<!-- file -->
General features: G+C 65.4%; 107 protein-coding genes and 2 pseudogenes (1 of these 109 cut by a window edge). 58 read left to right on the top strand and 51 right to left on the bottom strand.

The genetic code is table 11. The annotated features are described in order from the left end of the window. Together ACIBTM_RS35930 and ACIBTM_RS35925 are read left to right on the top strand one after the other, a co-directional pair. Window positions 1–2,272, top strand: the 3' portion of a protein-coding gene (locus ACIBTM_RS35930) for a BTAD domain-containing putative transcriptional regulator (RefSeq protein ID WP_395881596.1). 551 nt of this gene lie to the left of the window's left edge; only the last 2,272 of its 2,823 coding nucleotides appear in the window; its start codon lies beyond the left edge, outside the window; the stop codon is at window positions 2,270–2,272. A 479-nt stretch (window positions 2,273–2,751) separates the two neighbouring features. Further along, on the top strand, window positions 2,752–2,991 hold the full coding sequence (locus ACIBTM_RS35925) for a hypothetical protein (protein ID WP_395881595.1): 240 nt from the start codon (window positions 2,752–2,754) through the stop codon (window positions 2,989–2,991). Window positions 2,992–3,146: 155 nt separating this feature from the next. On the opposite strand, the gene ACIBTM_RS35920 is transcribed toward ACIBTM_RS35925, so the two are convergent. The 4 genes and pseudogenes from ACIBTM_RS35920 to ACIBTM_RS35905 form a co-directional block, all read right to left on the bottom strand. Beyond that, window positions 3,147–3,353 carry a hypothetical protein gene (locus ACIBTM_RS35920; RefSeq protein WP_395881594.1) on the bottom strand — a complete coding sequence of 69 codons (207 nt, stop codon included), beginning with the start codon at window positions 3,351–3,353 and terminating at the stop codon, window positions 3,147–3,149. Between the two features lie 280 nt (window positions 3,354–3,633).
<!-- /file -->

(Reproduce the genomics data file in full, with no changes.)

General features: G+C 65.4%; 107 protein-coding genes and 2 pseudogenes (1 of these 109 cut by a window edge). 58 read left to right on the top strand and 51 right to left on the bottom strand.

The genetic code is table 11. The annotated features are described in order from the left end of the window. Together ACIBTM_RS35930 and ACIBTM_RS35925 are read left to right on the top strand one after the other, a co-directional pair. Window positions 1–2,272, top strand: the 3' portion of a protein-coding gene (locus ACIBTM_RS35930) for a BTAD domain-containing putative transcriptional regulator (RefSeq protein ID WP_395881596.1). 551 nt of this gene lie to the left of the window's left edge; only the last 2,272 of its 2,823 coding nucleotides appear in the window; its start codon lies beyond the left edge, outside the window; the stop codon is at window positions 2,270–2,272. A 479-nt stretch (window positions 2,273–2,751) separates the two neighbouring features. Further along, on the top strand, window positions 2,752–2,991 hold the full coding sequence (locus ACIBTM_RS35925) for a hypothetical protein (protein ID WP_395881595.1): 240 nt from the start codon (window positions 2,752–2,754) through the stop codon (window positions 2,989–2,991). Window positions 2,992–3,146: 155 nt separating this feature from the next. On the opposite strand, the gene ACIBTM_RS35920 is transcribed toward ACIBTM_RS35925, so the two are convergent. The 4 genes and pseudogenes from ACIBTM_RS35920 to ACIBTM_RS35905 form a co-directional block, all read right to left on the bottom strand. Beyond that, window positions 3,147–3,353 carry a hypothetical protein gene (locus ACIBTM_RS35920; RefSeq protein WP_395881594.1) on the bottom strand — a complete coding sequence of 69 codons (207 nt, stop codon included), beginning with the start codon at window positions 3,351–3,353 and terminating at the stop codon, window positions 3,147–3,149. Between the two features lie 280 nt (window positions 3,354–3,633).